Travel has never been so kid-friendly. Long gone are the days when in-flight entertainment was limited to one communal screen, museums hid all their fascinating wares behind glass, and dining out at fancy restaurants was an adult-only affair.
The experience of travelling as a child has dramatically improved in the last 30 years. Here are five reasons we’re envious of today’s young explorers.
The world is your kid’s oyster
Then: plane travel was considered a luxury, low-cost airlines had yet to take to the skies and, for many, family holidays were annual events bookended by seemingly never-ending drives, complete with squabbling siblings and ‘are we there yet?’ on repeat.
Now: thanks to a boom in affordable air travel, the modern child may take numerous trips each year, blending close-to-home camping expeditions or farm stays with urban adventures in the world’s ‘must-see’ cities such as London, Paris or New York.
What were once considered 'trips of a lifetime' are also more likely to be regular fixtures in childhood, with long-haul holidays spent zip-lining in Costa Rica, snorkelling off Thailand’s beautiful beaches or penguin-watching off the Cape in South Africa all boosting a young jet-setter’s memory bank.
We all sleep easier, family style
Then: the whole clan often crowded into one unappetising hotel room, slept top-to-toe in a cramped tent or descended upon some kindly old friend or distant relative who had once politely suggested ‘you should really come and stay some time’.
Now: hotels are generally far better prepared for families, offering adjoining rooms, cots and even babysitting services. There’s a whole range of luxury places created specifically for the family market – Cavallino Bianco (cavallino-bianco.com) in Italy, the UK’s Watergate Bay Hotel (watergatebay.co.uk) or Disney’s Aulani Resort in Hawaii to name just a few – with kids’ clubs, child-friendly food, play areas in the grounds and so on.
But the accommodation revolution does not stop there. Thanks to popular home swap and rental sites it’s now super easy for families to locate great apartments, often with toys, bunk beds and all the mod cons required by today’s child. If you really want to go the extra mile, companies such as Bush Baby Travel (bushbaby.travel) offer safaris where the whole family can sleep comfortably under canvas in the bush. There’s also the family cruise option, with entire ships devoted to entertaining your children… did we mention Disney?
Our digital natives engage differently with a trip
Then: without portable screens and global roaming, children were kept busy while travelling by what now looks like a relatively limited repertoire: playing games, reading books, writing a travel journal or filling up a sketch pad.
Now: technology has transformed how children engage with a trip. Sure, the tech-free pursuits still apply – kids from any era adore reading, writing, drawing and (hopefully!) playing games as a family. But now they supplement these with a wealth of digital aids: Google Earth (google.com/earth) to see what their destination looks like before they arrive; translation apps to converse easily with locals; search engines to help locate fun things to do while away; and of course Skype or social media to share stories with family and friends back home.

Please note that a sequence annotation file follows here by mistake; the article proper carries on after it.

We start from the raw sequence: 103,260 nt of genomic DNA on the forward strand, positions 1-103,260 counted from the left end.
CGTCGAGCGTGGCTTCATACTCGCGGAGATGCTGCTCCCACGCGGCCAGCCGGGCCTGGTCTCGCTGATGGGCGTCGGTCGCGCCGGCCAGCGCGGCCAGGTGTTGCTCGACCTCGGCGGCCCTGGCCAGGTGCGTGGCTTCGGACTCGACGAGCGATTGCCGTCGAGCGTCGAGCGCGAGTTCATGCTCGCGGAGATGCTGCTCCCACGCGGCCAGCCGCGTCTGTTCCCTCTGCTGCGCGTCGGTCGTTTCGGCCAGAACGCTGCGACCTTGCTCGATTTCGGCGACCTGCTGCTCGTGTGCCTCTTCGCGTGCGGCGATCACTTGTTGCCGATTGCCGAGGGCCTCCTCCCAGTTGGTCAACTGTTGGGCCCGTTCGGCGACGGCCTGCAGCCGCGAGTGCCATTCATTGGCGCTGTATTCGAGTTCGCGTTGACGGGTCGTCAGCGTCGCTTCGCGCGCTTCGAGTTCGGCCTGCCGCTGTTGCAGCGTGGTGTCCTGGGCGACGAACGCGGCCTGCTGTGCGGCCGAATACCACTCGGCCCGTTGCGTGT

Tablets are now key weapons in the parental arsenal against ‘I’m bored’: they get families through delays and meltdowns, and provide respite for siblings who need a bit of space from each other. Just don’t forget to pack the charger.
It’s all about the little ones
Then: children were often an afterthought when it came to planning a family trip; parents’ priorities – relaxation or gallery-hopping, for example – came first and youngsters were expected to behave impeccably, despite the absence of anything to engage, excite or entertain them.
Now: children are specifically catered for as a group with very distinct needs. Museums and art galleries in particular have upped their game with kid-friendly tours, interactive exhibits and a much more tolerant approach to the occasional squawk from a toddler. New York’s Metropolitan Museum of Art helps inspire little ones before their visit with the #MetKids website, while the British Museum offers free family activity trails.
Many restaurants offer children’s menus (plus colouring pens and paper) as standard and big airlines such as Emirates offer kids activity packs; of course, in-flight entertainment now gives each member of the family the ability to choose what they want to watch, listen to or play.
Forgotten an essential piece of kid-related kit? Never fear – there are now various hire companies ready to jump at the chance to help you out.
Priority one is family time
Then: family bonding was a natural outcome of hanging out together in a tiny hotel room with nothing to do. It wasn’t necessarily something parents particularly focused on or planned for, it just happened.
Now: in today’s busy world, any period away from the daily grind is actively viewed as precious family time; it’s a chance to properly engage with each other and unite as a family. From time to time, parents may revolt against the modern technologies that, for the most part, make family travel easier – signing everyone up for that cooking class in Florence or a child-friendly trek in Tasmania so that the whole family takes on a new challenge together.
In some professions, the potential to negotiate a period of working abroad or extra unpaid leave is increasing, allowing time-squeezed parents to spend even more quality time with their little darlings.